Self-validation. For someone who rides the rollercoaster of mental illness and mood swings, being rich and famous might help to provide a mirror for those times I find myself in doubt of who I am, what I'm doing, and why I'm doing it.
For many creatives, our work feels like fraudulent, until other people rave about how great we are ...
You draw and write stories for a living? Surely those are just hobbies? Nope, they are in fact real jobs!
But try telling my inner voice of doubt that when I am sitting in bed with my pyjamas on and a hundred tabs open on my laptop because I'm a workaholic that likes to be cosy while she works.
Of course, I am a total introvert, and so becoming rich and famous probably wouldn't work at all for me (it's nice to dream though).
I do hope that one day I might write a book, or create a course, or land an awesome column on a high-profile publication, or something like that, and carve out a comfortable and successful professional life for myself. Now that would be nice.
3. I want to share all of my amazing discoveries about mental illness
It may sound weird, but a lot of this stuff is new and intriguing to me too.
Despite having lived with cyclothymic disorder my whole adult life, I'm only now starting to learn, understand, and recognise things about myself, and be able to account for all of my personal fails.
It's like I'm finally "meeting myself" and "introducing myself" to the world for the first time.
For me, my diagnosis has been groundbreaking, and I am constantly surprised and morbidly fascinated when I observe my own mental illness in action. I love looking back through journals to witness the peaks and troughs.
I'm a curious soul by nature and have always been one to head off down a rabbit hole in search of answers and new discoveries. Discovering that I've inherited bipolar from my family gene pool has given me the opportunity to seek out and soak up a whole new world of information about something I knew nothing about before.
It goes without saying that I want to share all of my newfound knowledge with someone... anyone... A blog seemed like the perfect place to regurgitate.
4. I want to forgive myself for not being perfect
I know that nobody is perfect, with or without mental health struggles.
I'm a Virgo, however, and Virgos always strive for perfection, regardless of whether or not it's achievable.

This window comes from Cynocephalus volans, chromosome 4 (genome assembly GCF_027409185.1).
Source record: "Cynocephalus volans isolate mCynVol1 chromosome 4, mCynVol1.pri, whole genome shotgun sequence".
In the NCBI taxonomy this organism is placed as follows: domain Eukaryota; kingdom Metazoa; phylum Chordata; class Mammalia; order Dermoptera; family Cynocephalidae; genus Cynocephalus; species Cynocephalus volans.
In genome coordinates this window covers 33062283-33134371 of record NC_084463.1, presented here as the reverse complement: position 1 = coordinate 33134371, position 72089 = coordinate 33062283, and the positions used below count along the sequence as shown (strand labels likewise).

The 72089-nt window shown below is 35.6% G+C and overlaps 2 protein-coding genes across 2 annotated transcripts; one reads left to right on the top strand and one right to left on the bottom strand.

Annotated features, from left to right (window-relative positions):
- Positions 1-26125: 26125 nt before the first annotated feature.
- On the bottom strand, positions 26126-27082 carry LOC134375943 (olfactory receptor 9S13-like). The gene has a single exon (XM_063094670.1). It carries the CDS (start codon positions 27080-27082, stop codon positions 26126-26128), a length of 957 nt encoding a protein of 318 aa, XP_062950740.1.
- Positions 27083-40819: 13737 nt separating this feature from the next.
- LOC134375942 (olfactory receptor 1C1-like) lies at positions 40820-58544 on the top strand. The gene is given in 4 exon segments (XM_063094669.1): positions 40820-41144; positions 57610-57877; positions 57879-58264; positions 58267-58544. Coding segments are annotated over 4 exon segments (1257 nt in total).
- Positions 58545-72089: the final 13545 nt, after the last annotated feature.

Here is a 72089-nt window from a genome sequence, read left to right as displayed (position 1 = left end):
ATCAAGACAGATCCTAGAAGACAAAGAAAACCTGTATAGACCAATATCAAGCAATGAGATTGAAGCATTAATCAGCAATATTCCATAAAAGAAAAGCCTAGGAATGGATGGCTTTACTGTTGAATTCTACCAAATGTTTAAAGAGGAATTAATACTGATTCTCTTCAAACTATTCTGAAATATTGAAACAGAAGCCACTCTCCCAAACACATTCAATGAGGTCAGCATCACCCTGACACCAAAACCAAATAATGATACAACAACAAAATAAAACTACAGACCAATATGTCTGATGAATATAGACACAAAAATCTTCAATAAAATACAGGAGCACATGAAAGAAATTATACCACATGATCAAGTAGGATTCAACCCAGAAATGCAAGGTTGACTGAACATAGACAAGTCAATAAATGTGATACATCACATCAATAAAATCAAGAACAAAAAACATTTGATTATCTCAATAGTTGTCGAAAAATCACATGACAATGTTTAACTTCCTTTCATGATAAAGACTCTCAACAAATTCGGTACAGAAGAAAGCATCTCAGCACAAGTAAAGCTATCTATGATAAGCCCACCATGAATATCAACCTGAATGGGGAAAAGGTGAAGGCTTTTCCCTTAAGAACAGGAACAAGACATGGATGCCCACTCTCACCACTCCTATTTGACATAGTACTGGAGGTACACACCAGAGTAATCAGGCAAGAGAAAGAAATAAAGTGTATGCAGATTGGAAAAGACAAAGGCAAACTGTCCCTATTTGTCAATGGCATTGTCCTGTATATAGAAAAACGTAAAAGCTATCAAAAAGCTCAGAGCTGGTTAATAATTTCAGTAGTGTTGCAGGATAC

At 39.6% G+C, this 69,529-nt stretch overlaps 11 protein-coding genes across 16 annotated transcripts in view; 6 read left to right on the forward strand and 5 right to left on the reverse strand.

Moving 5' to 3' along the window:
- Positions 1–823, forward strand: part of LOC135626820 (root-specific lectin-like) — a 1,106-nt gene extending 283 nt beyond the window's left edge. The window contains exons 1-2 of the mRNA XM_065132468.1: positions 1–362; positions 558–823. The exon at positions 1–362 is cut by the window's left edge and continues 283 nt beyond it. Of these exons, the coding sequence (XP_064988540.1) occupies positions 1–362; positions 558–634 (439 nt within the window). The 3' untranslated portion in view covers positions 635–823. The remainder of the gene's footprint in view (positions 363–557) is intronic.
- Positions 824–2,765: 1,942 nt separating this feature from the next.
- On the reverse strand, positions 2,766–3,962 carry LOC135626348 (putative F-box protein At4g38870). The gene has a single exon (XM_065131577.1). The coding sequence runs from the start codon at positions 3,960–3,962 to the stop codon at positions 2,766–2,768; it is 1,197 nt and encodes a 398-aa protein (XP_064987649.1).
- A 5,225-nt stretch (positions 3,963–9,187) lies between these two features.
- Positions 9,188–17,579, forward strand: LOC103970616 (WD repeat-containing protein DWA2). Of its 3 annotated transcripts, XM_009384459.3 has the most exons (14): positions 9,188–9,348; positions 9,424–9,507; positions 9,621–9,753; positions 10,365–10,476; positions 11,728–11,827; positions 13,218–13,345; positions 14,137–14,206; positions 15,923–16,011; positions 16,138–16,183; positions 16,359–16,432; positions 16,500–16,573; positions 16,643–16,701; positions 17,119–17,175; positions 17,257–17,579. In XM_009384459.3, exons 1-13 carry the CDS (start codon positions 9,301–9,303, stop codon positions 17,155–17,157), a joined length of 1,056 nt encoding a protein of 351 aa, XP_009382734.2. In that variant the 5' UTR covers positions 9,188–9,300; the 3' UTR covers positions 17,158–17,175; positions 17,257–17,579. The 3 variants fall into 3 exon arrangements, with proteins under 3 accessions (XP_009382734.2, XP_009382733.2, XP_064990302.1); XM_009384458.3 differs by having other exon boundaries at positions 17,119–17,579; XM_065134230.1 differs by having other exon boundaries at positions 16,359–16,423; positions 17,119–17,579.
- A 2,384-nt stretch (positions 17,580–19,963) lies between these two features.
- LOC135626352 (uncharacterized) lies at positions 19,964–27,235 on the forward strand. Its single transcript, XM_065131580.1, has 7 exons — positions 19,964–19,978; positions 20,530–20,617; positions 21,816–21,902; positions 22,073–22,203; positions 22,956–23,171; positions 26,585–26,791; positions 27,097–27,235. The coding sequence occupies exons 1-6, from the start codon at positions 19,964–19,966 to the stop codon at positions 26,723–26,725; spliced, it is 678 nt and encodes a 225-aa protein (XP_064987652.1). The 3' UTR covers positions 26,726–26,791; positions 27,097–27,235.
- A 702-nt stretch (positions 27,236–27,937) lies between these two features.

All my life I have chided myself for not achieving everything I knew deep down that I was capable of. I simply couldn't understand why I was always failing, always struggling with the simple things, and always feeling so lost and confused and misunderstood.
Writing this blog has provided me with a way to explore my past self, and be a little kinder to myself now.
5. And finally – I genuinely want to help others to understand their own mental health struggles
I've chosen to place this reason at the bottom of my list, not because it's the least important reason for me wanting to write a blog about my mental illness, but because you can only help others if you help yourself first.
My blog is my space. First and foremost, it is for me. By sharing my stories I hope to connect with others and offer what I needed when I first received my own diagnosis – which was just to know that I'm not the only one going through this.
One of the first people who reached out to tell me they had read my blog told me that it was like they were reading about themselves. That is exactly what I want to achieve here.
If you can see yourself in my stories, then you know you're not alone in this struggle. Many before you have gone through the same things, and many after you will too.
This blog may sound like it's about me, but really it is about us all.
Thank you for reading this. If you enjoy it please help me to raise awareness about what it's like to live with a mental illness by sharing the post.